Relationship between personal income and adjusted gross income: revised estimates, 1985-87.
THE reconciliation of the Bureau of Economic Analysis (BEA) measure of personal income with the Internal Revenue Service (IRS) measures of adjusted gross income (AGI) by type of income is revised for 1986 and extended to 1987 in this article. (1) The reconciliation incorporates personal income estimates for 1986-87 released in the July 1989 national income and product accounts revision, a final estimate of AGI for 1986, and a preliminary estimate of AGI for 1987.
The reconciliation items (lines 3-9 and 11-15) in tables 1 and 2 allow the construction from personal income (line 1) of a BEA-derived AGI (line 22) that conforms to the IRS definition of AGI (line 23). The reallocations of personal income and of the IRS measure of AGI necessary to show the reconciliation by type of income are shown in lines 17-21 and lines 25-27. The difference between the BEA-derived AGI and the IRS measure of AGI, called the AGI gap, is shown in line 29. The percent distribution of the AGI gap by type of income and the AGI gap as a percentage of the BEA-derived AGI are shown in lines 30 and 31, respectively.
The AGI gap can be viewed as evidence of noncompliance with the tax code because BEA-derived AGI is based on estimates of personal income that are adjusted to include income unreported on individual income tax returns, while the IRS measure of AGI is based entirely on unaudited tax return data. (2) The noncompliance reflected in the gap is limited to that associated with types of income included in personal income; the gap does not reflect noncompliance associated with other types of income, such as unreported capital gains and unreported illegal income. (3) In additon to reflecting noncompliance, the AGI gap includes income earned by low-income individuals who are not required to file income tax returns, the net effect of errors in personal income and AGI of IRS, and gross errors and omissions in the estimates of reconciliation items.
Beginning in 1985, the size of the AGI gap has been affected by the lack of information needed to estimate two reconciliation items. The first relates to employee contributions through salary reduction to deferred compensation agreements, such as those allowed under Internal Revenue Code section 401(k). All such contributions, including those made prior to 1985, are excluded from AGI, but an unknown amount has been included in the BEA-derived AGI for wages and salaries since 1985. These contributions are included in BEA's estimate of wages and salaries because the estimates are based on tabulations of wages and salaries of employees covered by the Federal Unemployment Tax Act (FUTA), as reported by Their employers; beginning in 1985, employers in 32 States were required to include these contributions in wages for FUTA purposes. (However, noncompliance with this reporting requirement may be widespread because the amount of unemployment insurance tax for most employers is not affected.)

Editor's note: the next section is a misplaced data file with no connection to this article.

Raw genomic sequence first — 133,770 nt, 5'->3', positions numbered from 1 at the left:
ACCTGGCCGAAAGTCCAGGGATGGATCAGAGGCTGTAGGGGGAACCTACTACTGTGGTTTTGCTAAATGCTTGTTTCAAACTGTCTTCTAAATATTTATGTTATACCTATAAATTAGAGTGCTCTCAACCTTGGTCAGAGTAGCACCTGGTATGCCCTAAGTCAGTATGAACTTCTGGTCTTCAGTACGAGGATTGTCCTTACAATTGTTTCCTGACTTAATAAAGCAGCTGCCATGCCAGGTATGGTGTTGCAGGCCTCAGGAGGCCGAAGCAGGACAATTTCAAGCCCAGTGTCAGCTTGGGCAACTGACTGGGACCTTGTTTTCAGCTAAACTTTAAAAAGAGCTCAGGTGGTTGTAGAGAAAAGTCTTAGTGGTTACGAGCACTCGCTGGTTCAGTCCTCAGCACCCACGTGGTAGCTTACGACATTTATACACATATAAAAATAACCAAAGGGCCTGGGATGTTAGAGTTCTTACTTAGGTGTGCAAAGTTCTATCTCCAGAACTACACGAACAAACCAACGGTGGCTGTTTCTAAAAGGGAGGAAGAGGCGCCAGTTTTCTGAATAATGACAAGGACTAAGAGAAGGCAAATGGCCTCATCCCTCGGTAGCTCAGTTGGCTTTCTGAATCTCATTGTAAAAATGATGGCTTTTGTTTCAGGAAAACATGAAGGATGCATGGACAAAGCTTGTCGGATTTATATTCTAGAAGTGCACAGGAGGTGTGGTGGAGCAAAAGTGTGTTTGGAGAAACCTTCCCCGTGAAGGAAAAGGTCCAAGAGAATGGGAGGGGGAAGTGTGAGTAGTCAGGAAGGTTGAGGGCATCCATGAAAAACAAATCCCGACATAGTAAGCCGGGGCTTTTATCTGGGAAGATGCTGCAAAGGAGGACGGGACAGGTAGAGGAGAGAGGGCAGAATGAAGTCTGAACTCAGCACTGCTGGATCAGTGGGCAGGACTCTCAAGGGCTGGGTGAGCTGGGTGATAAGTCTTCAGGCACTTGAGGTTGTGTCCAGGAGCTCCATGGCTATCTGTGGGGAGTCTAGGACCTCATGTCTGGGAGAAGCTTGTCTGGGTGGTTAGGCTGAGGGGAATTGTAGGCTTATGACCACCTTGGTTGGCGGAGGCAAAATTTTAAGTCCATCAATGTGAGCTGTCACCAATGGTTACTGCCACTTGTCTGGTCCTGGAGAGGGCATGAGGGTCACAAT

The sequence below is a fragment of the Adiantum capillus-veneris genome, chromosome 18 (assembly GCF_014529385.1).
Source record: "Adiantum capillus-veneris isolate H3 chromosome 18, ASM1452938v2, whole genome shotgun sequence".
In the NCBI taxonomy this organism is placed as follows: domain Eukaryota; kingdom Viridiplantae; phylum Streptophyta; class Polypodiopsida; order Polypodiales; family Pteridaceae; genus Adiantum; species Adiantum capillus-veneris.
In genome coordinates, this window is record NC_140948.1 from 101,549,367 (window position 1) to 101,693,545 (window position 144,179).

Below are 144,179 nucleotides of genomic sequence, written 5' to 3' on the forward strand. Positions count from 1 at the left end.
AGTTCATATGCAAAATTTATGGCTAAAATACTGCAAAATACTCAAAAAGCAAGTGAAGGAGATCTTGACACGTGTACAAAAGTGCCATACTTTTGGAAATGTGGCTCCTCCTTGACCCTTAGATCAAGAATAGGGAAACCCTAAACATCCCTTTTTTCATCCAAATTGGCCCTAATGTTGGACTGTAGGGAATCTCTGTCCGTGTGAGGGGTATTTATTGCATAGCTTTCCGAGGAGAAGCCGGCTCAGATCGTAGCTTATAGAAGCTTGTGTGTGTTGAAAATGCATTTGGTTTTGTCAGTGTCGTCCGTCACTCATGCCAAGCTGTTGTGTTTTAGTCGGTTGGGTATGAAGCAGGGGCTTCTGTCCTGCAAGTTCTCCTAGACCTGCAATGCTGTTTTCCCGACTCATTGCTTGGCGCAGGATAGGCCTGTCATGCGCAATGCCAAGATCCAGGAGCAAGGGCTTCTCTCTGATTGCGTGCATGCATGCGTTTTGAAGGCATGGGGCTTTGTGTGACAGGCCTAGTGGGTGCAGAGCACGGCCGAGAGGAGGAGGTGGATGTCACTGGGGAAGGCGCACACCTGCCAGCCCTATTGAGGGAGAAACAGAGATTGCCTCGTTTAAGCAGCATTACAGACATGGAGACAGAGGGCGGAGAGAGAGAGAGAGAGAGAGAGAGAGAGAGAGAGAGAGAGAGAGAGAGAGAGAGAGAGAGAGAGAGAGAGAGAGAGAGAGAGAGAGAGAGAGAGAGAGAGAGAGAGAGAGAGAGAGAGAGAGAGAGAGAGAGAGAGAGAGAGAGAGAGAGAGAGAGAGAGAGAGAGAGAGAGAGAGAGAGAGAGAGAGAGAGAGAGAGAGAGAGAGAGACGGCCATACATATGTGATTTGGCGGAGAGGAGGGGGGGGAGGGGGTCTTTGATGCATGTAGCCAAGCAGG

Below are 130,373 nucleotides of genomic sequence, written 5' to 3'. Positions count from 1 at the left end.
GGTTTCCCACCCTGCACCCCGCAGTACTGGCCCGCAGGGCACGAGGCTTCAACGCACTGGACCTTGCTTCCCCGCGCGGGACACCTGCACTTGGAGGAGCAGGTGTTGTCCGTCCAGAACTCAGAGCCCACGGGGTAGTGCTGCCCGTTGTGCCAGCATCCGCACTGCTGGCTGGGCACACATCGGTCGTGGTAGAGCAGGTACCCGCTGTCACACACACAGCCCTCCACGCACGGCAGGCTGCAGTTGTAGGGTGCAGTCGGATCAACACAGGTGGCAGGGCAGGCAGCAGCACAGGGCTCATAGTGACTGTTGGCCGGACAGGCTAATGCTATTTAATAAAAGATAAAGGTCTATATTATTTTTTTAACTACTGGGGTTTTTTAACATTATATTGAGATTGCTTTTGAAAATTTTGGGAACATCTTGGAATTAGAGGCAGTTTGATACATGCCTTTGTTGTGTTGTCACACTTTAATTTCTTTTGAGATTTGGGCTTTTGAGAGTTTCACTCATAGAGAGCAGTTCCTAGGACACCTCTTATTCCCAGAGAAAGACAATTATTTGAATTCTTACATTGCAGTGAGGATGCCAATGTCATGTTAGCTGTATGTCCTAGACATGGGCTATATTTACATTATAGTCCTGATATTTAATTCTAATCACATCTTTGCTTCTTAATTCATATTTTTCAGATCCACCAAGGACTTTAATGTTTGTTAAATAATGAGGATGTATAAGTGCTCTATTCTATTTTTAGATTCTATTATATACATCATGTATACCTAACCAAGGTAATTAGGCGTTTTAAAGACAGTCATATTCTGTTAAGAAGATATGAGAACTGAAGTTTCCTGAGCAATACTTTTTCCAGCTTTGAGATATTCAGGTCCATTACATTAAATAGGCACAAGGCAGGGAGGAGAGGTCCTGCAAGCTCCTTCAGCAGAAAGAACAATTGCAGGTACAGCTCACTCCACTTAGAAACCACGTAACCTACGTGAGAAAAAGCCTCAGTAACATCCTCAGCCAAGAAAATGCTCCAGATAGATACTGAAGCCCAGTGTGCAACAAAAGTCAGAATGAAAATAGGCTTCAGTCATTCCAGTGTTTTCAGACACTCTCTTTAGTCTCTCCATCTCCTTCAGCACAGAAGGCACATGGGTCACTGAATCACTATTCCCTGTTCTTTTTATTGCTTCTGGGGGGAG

The second omission from the reconciliation relates to the change in the tax code introduced by the Tax Reform Act of 1986 that affected the deductibility of passive activity losses beginning in 1987. The AGI of IRS reflects the change, but the BEA-derived AGI for proprietors' and rental incomes does not.
As a result of these omissions, changes in the AGI gap in recent years should be interpreted with caution. Increases in the AGI gap in 1985 and 1986 may reflect the omission related to salary reduction contributions; the decrease in 1987 may reflect the omission related to passive activity losses.
(1.) Estimates for earlier years are in "Relationship Between Personal Income and Adjusted Gross Income: Revised Estimates, 1947-83," SURVEY OF CURRENT BUSINESS 66 (May 1986): 34-40, "Relationship Between Personal Income and Adjusted Gross Income. 1983-85," SURVEY 67 (May 1987): 18-20, and "Relationship Between Personal Income and Adjusted Gross Income, 1984-86," SURVEY 68 (August 1988): 23-27. In the national income and pruduct accounts tables, the reconciliation appears in table 8.14.
(2.) See Robert P. Parker, "Improved Adjustments for Misreporting of Tax Return Information Used to Estimate the National Income and Product Accounts, 1977," SURVEY 64 (June 1984): 17-19.
(3.) For a discussion of why the AGI gap is not a measure of the size of the underground economy, see Carol S. Carson, "The Underground Economy: An Introduction," SURVEY 64 (July 1984): 109.
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|Author:||Park, Thae S.|
|Publication:||Survey of Current Business|
|Date:||Aug 1, 1989|
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